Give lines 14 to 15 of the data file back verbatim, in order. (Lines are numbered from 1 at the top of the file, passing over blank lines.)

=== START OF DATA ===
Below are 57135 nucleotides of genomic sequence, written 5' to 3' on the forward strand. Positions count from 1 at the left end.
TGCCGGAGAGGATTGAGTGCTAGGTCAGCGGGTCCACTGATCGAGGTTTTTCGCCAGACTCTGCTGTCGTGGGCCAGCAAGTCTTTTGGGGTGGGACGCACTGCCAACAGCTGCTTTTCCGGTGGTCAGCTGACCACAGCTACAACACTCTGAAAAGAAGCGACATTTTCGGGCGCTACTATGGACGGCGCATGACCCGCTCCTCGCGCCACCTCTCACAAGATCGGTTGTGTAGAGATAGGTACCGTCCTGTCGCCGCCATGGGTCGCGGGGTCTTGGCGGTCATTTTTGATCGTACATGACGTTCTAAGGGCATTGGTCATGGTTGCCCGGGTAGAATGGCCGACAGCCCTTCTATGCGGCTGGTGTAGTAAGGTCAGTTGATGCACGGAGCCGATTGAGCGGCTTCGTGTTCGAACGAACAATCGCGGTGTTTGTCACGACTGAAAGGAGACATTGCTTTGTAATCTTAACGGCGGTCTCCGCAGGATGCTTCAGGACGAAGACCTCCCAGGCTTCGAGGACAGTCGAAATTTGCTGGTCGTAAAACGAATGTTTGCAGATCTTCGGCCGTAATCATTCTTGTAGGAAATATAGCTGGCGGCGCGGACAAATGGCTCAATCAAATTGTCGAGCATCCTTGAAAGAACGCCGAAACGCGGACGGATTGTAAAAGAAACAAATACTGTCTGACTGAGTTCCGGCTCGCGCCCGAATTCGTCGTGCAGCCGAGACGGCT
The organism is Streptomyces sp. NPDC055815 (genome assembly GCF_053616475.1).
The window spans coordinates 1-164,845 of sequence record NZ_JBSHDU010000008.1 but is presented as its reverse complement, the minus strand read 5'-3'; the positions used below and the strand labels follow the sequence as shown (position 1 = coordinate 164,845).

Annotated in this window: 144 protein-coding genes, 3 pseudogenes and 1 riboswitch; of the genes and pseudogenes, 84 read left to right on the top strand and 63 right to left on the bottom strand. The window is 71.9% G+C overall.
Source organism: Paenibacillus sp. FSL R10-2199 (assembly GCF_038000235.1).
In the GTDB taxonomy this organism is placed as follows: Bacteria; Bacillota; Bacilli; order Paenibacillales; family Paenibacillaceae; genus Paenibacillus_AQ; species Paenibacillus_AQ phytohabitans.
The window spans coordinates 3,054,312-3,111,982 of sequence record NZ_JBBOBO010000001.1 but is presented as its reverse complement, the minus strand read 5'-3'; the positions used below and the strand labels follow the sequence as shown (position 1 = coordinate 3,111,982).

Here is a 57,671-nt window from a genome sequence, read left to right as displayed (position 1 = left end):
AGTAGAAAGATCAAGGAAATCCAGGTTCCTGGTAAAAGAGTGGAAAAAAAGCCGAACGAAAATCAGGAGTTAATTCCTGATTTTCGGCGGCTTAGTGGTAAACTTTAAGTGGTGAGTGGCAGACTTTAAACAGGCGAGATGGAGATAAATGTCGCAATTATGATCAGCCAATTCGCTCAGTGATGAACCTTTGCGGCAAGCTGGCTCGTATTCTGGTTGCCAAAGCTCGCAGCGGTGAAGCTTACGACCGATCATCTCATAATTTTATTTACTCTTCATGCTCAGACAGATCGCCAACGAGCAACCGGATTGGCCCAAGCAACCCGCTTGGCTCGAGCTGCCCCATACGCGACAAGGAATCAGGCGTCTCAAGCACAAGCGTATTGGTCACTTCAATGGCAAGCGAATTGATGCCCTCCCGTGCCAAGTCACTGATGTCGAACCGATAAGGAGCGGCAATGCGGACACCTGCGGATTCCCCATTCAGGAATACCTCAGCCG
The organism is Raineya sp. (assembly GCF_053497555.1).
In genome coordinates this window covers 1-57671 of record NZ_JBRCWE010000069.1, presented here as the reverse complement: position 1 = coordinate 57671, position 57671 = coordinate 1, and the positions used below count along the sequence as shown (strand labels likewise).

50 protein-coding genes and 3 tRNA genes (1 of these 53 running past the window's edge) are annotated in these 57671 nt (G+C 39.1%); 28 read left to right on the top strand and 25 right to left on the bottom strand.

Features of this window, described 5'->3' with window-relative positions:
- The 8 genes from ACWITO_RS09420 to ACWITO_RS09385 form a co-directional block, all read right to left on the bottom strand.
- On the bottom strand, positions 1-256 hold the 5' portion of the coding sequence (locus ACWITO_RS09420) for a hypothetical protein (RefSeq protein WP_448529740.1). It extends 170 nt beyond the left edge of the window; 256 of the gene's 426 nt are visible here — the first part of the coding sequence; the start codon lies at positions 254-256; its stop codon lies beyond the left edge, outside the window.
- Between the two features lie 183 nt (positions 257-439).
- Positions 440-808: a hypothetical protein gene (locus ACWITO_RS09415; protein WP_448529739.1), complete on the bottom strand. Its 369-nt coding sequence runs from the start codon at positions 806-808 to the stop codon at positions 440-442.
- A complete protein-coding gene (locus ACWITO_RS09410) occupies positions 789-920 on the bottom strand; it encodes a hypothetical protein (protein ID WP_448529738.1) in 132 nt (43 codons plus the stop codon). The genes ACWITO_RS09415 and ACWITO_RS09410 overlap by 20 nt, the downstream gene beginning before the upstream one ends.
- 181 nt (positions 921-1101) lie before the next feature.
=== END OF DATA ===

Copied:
Features of this window, described 5'->3' with window-relative positions:
- The 8 genes from ACWITO_RS09420 to ACWITO_RS09385 form a co-directional block, all read right to left on the bottom strand.